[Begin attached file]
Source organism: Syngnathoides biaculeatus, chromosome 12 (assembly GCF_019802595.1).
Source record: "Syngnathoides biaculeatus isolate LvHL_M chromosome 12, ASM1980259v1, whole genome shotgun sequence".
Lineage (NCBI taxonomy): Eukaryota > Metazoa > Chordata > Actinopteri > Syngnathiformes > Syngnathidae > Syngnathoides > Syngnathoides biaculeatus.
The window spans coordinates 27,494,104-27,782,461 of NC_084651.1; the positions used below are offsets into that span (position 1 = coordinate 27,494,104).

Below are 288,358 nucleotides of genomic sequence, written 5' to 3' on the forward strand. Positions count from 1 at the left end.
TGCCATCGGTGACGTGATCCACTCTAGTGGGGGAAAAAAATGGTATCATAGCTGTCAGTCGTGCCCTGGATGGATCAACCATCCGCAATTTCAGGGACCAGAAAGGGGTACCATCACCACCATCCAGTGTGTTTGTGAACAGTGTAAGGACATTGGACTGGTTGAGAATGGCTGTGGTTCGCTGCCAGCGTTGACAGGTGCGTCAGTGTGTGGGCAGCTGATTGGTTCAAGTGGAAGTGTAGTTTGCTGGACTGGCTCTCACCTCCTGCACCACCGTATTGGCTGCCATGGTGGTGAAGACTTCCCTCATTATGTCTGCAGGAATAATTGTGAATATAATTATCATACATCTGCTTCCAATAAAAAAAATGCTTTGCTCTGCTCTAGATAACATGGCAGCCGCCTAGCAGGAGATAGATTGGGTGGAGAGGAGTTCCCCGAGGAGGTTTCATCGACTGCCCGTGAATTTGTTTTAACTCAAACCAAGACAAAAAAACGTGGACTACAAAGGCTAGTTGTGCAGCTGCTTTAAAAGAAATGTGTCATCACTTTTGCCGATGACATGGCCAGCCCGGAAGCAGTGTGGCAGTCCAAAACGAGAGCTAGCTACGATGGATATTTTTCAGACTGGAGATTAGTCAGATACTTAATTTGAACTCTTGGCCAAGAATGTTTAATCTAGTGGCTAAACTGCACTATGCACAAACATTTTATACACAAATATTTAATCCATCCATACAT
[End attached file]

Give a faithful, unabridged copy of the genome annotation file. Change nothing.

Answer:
Source organism: Syngnathoides biaculeatus, chromosome 12 (assembly GCF_019802595.1).
Source record: "Syngnathoides biaculeatus isolate LvHL_M chromosome 12, ASM1980259v1, whole genome shotgun sequence".
Lineage (NCBI taxonomy): Eukaryota > Metazoa > Chordata > Actinopteri > Syngnathiformes > Syngnathidae > Syngnathoides > Syngnathoides biaculeatus.
The window spans coordinates 27,494,104-27,782,461 of NC_084651.1; the positions used below are offsets into that span (position 1 = coordinate 27,494,104).

Below are 288,358 nucleotides of genomic sequence, written 5' to 3' on the forward strand. Positions count from 1 at the left end.
TGCCATCGGTGACGTGATCCACTCTAGTGGGGGAAAAAAATGGTATCATAGCTGTCAGTCGTGCCCTGGATGGATCAACCATCCGCAATTTCAGGGACCAGAAAGGGGTACCATCACCACCATCCAGTGTGTTTGTGAACAGTGTAAGGACATTGGACTGGTTGAGAATGGCTGTGGTTCGCTGCCAGCGTTGACAGGTGCGTCAGTGTGTGGGCAGCTGATTGGTTCAAGTGGAAGTGTAGTTTGCTGGACTGGCTCTCACCTCCTGCACCACCGTATTGGCTGCCATGGTGGTGAAGACTTCCCTCATTATGTCTGCAGGAATAATTGTGAATATAATTATCATACATCTGCTTCCAATAAAAAAAATGCTTTGCTCTGCTCTAGATAACATGGCAGCCGCCTAGCAGGAGATAGATTGGGTGGAGAGGAGTTCCCCGAGGAGGTTTCATCGACTGCCCGTGAATTTGTTTTAACTCAAACCAAGACAAAAAAACGTGGACTACAAAGGCTAGTTGTGCAGCTGCTTTAAAAGAAATGTGTCATCACTTTTGCCGATGACATGGCCAGCCCGGAAGCAGTGTGGCAGTCCAAAACGAGAGCTAGCTACGATGGATATTTTTCAGACTGGAGATTAGTCAGATACTTAATTTGAACTCTTGGCCAAGAATGTTTAATCTAGTGGCTAAACTGCACTATGCACAAACATTTTATACACAAATATTTAATCCATCCATACAT